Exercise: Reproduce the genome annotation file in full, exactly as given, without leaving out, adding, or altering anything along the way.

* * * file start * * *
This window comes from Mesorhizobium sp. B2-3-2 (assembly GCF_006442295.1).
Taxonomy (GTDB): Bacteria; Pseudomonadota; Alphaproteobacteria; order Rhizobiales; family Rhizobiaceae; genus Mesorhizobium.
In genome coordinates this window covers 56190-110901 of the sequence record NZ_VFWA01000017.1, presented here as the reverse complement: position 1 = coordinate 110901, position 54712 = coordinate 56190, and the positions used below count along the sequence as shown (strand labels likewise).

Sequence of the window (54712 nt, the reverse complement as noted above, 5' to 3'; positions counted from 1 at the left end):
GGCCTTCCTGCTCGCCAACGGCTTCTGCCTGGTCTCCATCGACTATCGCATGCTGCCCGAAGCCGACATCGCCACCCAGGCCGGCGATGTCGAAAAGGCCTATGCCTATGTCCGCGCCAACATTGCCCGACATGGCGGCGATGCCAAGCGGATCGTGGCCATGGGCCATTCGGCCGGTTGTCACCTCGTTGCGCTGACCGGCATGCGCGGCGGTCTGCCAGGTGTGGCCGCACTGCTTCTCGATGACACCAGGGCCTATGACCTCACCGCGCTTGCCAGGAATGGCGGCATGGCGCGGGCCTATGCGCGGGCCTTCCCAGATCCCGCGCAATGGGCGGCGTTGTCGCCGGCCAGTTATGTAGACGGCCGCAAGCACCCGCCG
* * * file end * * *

This window comes from Mesorhizobium sp. B2-3-2 (assembly GCF_006442295.1).
Taxonomy (GTDB): Bacteria; Pseudomonadota; Alphaproteobacteria; order Rhizobiales; family Rhizobiaceae; genus Mesorhizobium.
In genome coordinates this window covers 56190-110901 of the sequence record NZ_VFWA01000017.1, presented here as the reverse complement: position 1 = coordinate 110901, position 54712 = coordinate 56190, and the positions used below count along the sequence as shown (strand labels likewise).

Sequence of the window (54712 nt, the reverse complement as noted above, 5' to 3'; positions counted from 1 at the left end):
GGCCTTCCTGCTCGCCAACGGCTTCTGCCTGGTCTCCATCGACTATCGCATGCTGCCCGAAGCCGACATCGCCACCCAGGCCGGCGATGTCGAAAAGGCCTATGCCTATGTCCGCGCCAACATTGCCCGACATGGCGGCGATGCCAAGCGGATCGTGGCCATGGGCCATTCGGCCGGTTGTCACCTCGTTGCGCTGACCGGCATGCGCGGCGGTCTGCCAGGTGTGGCCGCACTGCTTCTCGATGACACCAGGGCCTATGACCTCACCGCGCTTGCCAGGAATGGCGGCATGGCGCGGGCCTATGCGCGGGCCTTCCCAGATCCCGCGCAATGGGCGGCGTTGTCGCCGGCCAGTTATGTAGACGGCCGCAAGCACCCGCCG